Legistlators in Arkansas have revised the applicable regulations for day care centers in an attempt to improve the quality of care as well as the enforcement of the same.  It has been reported that there are over hundreds of changes to the existing day care center / child care regulations for licensed day care centers in the State of Arkansas.  There will be stricter rules for background checks and there will be stricter educational requirements for day care center directors.   Education and regulation can go a long way to improving the care and to better protecting children enrolled in a day care center.   While regulations are important, they are not always filed or strict enough to bring some day care centers into line. It is important that parents seeking or currently with day care / child care in place also exercise due diligence in investigating and monitoring the day care center.   Parents should frequently visit the day care center and also visit at odd hours to make sure that the quality of care is consistent at all times of the day and during all day care related activities.  You can read more about the Arkansas Regulations for Day Care Centers at New Regulations Go into Effect for Day Care Centers in Arkansas.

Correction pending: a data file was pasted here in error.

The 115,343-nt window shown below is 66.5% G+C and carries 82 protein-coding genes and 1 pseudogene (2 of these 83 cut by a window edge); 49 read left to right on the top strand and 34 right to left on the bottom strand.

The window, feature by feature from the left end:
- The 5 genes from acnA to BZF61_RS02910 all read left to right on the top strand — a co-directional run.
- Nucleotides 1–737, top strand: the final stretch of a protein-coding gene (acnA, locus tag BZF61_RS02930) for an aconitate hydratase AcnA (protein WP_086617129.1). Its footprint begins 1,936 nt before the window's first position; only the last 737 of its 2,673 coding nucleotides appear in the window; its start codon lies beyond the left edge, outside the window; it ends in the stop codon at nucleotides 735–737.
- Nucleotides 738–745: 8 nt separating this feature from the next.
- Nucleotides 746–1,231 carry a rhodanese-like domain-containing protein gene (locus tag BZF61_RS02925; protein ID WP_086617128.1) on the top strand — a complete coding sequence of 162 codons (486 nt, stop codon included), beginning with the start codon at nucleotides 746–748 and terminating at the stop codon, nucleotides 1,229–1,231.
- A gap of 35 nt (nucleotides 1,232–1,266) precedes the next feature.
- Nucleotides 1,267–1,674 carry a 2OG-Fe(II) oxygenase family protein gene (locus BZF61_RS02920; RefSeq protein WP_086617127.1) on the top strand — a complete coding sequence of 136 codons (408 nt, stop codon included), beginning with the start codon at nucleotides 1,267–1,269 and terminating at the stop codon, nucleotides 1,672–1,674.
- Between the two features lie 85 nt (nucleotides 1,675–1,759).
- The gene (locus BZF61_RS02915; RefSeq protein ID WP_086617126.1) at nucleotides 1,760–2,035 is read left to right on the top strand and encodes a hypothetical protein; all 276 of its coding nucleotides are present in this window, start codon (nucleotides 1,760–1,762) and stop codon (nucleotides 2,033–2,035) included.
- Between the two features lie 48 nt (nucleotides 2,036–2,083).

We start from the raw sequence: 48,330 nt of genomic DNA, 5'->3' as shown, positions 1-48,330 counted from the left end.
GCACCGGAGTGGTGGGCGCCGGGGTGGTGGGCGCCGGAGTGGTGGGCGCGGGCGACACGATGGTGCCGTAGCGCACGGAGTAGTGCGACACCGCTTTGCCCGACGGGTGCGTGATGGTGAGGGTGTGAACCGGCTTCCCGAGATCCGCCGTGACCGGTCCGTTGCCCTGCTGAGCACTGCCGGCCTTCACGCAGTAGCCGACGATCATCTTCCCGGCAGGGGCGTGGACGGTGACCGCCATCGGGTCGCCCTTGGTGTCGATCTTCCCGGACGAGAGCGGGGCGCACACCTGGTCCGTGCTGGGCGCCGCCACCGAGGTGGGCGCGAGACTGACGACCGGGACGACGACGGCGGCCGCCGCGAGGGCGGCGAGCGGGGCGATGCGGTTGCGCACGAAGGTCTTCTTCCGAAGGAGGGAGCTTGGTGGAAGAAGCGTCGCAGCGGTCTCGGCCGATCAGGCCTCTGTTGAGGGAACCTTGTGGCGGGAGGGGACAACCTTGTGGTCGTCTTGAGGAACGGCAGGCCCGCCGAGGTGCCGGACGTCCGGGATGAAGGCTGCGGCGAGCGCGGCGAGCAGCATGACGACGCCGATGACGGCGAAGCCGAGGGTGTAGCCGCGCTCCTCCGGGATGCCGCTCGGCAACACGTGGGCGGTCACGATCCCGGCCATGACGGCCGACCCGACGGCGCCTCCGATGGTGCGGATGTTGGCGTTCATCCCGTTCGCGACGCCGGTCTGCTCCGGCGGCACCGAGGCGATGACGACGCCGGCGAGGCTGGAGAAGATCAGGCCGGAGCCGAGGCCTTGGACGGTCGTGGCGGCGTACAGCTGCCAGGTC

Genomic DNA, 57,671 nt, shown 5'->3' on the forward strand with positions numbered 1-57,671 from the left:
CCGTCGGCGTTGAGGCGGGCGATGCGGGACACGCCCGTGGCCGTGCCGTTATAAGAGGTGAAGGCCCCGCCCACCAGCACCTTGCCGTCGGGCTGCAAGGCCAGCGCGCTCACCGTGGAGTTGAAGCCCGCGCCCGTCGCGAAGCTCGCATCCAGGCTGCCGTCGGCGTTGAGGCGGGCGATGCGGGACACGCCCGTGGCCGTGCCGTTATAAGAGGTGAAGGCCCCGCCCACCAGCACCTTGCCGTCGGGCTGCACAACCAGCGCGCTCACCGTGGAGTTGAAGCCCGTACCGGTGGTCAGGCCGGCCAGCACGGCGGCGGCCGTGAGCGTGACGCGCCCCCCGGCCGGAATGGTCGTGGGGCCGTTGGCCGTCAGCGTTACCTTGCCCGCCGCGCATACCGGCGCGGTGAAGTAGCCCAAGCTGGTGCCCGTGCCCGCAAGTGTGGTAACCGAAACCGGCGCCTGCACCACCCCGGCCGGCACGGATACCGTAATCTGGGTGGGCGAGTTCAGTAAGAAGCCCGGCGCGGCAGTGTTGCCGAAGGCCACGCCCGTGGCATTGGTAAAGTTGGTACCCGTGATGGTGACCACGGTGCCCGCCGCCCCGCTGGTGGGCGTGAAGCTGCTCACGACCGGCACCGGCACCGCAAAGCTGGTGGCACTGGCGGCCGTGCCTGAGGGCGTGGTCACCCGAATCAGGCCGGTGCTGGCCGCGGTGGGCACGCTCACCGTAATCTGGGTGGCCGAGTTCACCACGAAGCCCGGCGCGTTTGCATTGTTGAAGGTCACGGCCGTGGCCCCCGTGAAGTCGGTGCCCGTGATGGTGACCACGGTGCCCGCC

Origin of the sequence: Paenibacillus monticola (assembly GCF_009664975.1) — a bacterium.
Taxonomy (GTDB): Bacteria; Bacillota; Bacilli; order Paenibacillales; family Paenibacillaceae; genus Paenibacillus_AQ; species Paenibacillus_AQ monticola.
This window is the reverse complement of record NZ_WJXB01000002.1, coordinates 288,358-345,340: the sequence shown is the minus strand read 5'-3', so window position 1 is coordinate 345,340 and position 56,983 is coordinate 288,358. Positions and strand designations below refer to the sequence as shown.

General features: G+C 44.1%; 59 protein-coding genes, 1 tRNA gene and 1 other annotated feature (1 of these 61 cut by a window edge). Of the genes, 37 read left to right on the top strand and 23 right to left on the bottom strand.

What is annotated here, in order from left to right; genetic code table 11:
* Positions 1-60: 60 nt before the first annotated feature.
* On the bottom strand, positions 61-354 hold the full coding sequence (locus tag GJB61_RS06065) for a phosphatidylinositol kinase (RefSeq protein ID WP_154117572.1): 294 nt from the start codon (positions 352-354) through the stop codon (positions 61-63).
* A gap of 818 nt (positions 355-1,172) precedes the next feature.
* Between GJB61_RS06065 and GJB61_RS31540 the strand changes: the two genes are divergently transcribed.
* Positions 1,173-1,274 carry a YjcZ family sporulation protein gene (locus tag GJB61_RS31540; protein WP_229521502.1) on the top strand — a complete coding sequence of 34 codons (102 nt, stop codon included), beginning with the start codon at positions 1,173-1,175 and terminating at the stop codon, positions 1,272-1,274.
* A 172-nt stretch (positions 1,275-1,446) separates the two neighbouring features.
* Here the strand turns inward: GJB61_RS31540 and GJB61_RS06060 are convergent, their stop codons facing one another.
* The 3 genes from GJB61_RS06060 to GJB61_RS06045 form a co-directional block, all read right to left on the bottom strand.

If a child is injured at a day care center and a regulation has been violated, does that automatically mean that the parent bringing a case or claim on behalf of the injured child wins?  The answer to this question is No.   There needs to be more shown that just a mere violation of a regulation.   Essentially, there are four elements that need to be proved to establish a viable claim or case for day care center related personal injuries: